The masses came, including Cannalte, who became one of the first regulars. "I didn't even want to go home to see my mom get married because I was so devoted to that club," he says. Other seminal scenesters were in attendance who would soon make their marks. DJ Icey was making connections with record labels, mixing tapes and amassing an awesome singles collection. Future Firestone resident Andy Hughes was spinning at Cocoa Beach and was making the trip to Orlando every Saturday night. Southern Nights DJ Robby Clark was conceiving his plan to open Orlando's first record store that would sell dance music exclusively -- soon to materialize as Underground Record Source.
Change came, and so did new identities for the Beacham night. When Howen's sister, Shayni, lent a hand and outfitted the club with "Wizard of Oz" imagery, the Orlando house scene's Golden Age was ushered in. The walls were painted with trees to resemble a dark forest. A yellow brick road paved the stage, and a huge papier-mâché wizard head dominated the room. From then on the crowds would refer to the Beacham as "Aahz" no matter what the owners called it.
Change was inevitable. The first corporate-alternative club in town, The Edge, was established by Orlando businessman Bill Harmening, and Icey became its main DJ. The Beacham acquired new owners who renamed it Dekko's -- and canned "Aahz." But Collins had started to build a reputation as a touring DJ, and along with Cannalte and Howen began to visualize a new kind of event. In 1993 they held the first of three "Infinite" parties at the Orange County Convention Center, with completely over-the-top sound systems and lighting. "That was integrity," says Collins. "I still think to this day -- and I'm not just trying to blow my own horn -- that these parties were the most 100 percent integrity-oriented events I've ever done."
Around this time Icey began producing the massive holiday-weekend raves that would surpass "Aahz" in notoriety. "Aahz" helped launch a culture that manifested itself in new styles of clothing and attitudes. Club culture became an end-all, be-all for its constituents.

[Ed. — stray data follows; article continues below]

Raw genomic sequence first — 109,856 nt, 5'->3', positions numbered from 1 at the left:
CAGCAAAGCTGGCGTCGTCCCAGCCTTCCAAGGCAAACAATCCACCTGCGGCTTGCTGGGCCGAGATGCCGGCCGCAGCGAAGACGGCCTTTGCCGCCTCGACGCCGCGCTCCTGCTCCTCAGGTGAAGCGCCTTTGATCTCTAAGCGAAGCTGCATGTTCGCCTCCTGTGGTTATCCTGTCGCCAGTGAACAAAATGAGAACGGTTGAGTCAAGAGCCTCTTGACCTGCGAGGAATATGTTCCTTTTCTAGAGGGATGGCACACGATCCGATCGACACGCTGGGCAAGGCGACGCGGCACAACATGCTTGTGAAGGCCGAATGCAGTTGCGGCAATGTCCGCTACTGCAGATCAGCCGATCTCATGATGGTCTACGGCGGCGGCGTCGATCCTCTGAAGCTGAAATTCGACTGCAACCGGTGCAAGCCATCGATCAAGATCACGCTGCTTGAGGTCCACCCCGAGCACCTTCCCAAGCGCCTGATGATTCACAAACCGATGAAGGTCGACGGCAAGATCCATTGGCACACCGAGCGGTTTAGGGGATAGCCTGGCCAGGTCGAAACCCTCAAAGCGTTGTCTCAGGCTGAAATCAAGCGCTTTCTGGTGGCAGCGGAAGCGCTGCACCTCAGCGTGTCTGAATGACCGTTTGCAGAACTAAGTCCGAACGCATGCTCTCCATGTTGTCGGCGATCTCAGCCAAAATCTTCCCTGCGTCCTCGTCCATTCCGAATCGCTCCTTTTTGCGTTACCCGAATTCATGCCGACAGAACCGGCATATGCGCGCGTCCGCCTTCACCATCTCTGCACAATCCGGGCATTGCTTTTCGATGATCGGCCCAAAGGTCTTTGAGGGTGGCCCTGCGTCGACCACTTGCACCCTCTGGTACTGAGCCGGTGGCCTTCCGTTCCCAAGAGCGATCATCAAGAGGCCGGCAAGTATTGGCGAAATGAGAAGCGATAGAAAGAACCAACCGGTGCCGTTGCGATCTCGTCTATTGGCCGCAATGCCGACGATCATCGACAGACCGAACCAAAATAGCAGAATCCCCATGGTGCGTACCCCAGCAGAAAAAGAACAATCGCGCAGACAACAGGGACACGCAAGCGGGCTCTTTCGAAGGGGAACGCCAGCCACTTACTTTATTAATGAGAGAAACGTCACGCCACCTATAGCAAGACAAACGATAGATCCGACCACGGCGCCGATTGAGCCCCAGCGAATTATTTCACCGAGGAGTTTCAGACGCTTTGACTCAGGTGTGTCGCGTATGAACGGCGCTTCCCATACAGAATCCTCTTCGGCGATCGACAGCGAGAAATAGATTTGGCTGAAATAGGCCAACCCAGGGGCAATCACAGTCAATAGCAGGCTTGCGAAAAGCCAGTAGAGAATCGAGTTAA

But all good things come to an end. Newer clubs like the Abyss and The Club at Firestone with aggressive marketing approaches dominated the scene. Collins and company started "Reunion" at Dekko's in October 1993 and for a time recreated the intense atmosphere of "Aahz." But with the rise of the scene came exploitation and greed. Late-night events held by less-responsible organizers mushroomed, and worse, unscrupulous drug dealers began selling ecstasy with cheap additives like methamphetamine and ephedrine -- and eventually heroin.
Amazingly enough, the bad drugs were consumed like candy by the newer generation of clubbers. The desire to continue the party prevailed. Ambulances seemed to arrive on a regular basis at the Edge -- right in front of the paid off-duty police officers who served as security. Law enforcement would hold back on cracking down until overdose deaths began making the headlines of the Orlando Sentinel in an exploitative, hysteria-inducing series of articles that eventually pointed the finger at the city's Puerto Rican population.
In the summer of 1994, a female patron of "Reunion" collapsed during an event featuring United Kingdom DJ Sasha. The evening was unusually hot, and Collins received the news right after he finished his set. The girl never woke up. "I knew exactly what it meant," says Collins. "I was going to have a problem doing anything like this again."
"Reunion" closed down three weeks later. The scene as it was known would never be the same. The Beacham was bought out by Harmening, and the owners of the Edge would soon catch the prevailing winds of change and countrify that club into 8 Seconds. (Cowboys don't do ecstasy.) Collins concentrated on touring and released three continuous-mix CDs, including the first volume of the hugely successful "United DJs of America" series. Cannalte concentrated on his Pleasure Island responsibilities, and Howen discovered the swing movement -- which she felt had the same innocent vibe and enthusiasm that she found in the rave scene -- and would go on to manage Michael Andrew and Swingerhead.
The dance scene fell into less-than-ethical hands, and the bad drugs became the norm rather than the exception. The Convention Center was trashed by the attendees of two subsequent raves by independent promoters and late-night events were banned. The "Peace, Love, Unity and Respect" ethic was superficially echoed for several more years until downtown clubs were forced to close at 3 a.m., and "electronica" was discovered by mainstream America and Madonna. The Golden Age had passed, and lives on as legend for the club kids of today. "If they only heard about it and didn't see it then there's no way in a million years that they'll ever be able to understand," says Collins with quiet sincerity.
But the dance scene is hardly dead. Smaller clubs are catching the fire of the larger clubs that are finding overhead hard to maintain without a late-night scene. It could signify a return to the love of dance music over the trappings of maintaining a scene. "I think [dance culture] is just as strong now as it was back then," says Clark, who has maintained a longtime Saturday-night residency at The Club. "For the longest time the late-night thing was all about Sasha and the progressive thing. Now its more versatile." Clark is able to spin harder forms of house Saturdays and welcomes opportunity to lead the masses instead of catering to them. But The Club's once thriving Sunday nights have dropped off in attendance -- as is the situation with most of the larger clubs. The dance scene faces its litmus test over Labor Day weekend, with final exams at Zen and the "Aahz" reunion. It remains to be seen whether it will pass or fail.